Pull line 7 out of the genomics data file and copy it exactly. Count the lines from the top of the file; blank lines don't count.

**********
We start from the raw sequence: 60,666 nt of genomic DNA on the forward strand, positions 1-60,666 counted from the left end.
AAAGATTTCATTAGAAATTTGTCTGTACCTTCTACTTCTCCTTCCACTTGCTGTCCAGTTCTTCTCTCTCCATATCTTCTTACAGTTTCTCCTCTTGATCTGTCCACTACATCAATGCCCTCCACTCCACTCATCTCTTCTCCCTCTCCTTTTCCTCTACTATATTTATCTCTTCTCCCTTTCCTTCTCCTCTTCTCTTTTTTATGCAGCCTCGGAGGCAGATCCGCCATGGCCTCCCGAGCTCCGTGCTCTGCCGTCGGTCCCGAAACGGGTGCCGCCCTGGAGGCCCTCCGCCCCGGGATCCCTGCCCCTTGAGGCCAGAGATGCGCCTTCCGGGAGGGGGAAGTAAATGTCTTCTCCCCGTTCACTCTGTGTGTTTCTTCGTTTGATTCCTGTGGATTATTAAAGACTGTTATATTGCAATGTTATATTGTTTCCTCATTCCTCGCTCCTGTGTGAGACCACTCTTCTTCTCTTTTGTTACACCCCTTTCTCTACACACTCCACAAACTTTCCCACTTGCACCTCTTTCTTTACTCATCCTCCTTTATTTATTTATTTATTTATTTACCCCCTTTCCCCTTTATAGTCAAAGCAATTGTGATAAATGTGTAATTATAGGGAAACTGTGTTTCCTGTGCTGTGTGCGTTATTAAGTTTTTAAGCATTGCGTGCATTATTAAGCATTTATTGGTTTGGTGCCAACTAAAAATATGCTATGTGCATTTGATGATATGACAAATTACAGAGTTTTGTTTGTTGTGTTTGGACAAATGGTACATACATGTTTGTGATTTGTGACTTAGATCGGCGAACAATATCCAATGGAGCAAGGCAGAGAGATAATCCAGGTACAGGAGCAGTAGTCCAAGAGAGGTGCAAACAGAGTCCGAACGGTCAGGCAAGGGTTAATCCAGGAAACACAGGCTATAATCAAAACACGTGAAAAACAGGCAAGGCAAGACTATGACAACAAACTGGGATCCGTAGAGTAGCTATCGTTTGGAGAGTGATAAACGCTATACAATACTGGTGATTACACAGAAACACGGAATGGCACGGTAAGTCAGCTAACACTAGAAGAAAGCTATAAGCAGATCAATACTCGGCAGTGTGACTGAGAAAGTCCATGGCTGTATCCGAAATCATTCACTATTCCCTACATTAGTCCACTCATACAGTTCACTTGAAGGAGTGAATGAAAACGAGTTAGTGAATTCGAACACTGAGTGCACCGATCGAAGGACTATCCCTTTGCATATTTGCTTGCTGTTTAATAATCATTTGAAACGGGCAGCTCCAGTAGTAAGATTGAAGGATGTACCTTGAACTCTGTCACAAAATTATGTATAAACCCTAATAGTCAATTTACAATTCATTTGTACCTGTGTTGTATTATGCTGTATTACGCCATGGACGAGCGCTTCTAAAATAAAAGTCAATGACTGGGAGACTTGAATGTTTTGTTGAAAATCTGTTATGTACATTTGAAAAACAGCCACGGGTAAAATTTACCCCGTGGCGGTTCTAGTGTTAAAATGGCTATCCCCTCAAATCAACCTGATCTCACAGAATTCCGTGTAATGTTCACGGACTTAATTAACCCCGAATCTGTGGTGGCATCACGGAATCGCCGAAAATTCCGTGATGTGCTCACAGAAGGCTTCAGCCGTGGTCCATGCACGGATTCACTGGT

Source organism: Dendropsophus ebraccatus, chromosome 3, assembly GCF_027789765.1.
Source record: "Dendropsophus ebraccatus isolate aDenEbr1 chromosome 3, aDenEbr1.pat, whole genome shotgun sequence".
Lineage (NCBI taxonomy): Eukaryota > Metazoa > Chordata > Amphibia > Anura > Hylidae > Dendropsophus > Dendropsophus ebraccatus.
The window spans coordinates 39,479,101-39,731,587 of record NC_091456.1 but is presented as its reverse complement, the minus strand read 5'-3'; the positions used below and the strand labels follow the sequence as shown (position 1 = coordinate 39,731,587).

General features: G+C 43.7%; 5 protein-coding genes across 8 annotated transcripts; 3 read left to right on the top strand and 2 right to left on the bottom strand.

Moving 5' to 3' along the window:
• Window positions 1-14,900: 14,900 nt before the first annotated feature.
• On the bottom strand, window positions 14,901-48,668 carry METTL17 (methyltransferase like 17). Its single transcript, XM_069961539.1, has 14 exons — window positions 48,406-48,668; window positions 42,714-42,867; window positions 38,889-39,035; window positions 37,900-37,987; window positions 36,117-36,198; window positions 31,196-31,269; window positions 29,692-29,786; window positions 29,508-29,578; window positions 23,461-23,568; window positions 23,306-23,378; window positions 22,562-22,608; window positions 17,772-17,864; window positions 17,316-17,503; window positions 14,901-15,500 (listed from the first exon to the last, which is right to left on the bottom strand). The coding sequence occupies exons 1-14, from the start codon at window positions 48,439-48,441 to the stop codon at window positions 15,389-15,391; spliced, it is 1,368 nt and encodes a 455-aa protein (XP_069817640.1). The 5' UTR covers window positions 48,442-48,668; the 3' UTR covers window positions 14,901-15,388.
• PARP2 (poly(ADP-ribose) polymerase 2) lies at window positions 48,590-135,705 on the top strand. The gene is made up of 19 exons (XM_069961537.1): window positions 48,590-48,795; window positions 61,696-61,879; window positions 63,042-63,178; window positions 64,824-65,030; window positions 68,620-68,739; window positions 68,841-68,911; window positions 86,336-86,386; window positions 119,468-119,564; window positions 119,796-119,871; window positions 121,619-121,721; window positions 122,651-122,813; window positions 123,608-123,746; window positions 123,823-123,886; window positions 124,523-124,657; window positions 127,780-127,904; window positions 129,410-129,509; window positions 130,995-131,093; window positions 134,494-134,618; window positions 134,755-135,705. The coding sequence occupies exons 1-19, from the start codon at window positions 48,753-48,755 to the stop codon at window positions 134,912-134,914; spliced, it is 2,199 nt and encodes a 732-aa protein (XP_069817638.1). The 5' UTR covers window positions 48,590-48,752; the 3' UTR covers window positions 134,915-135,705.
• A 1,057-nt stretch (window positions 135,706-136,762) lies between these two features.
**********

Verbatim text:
General features: G+C 43.7%; 5 protein-coding genes across 8 annotated transcripts; 3 read left to right on the top strand and 2 right to left on the bottom strand.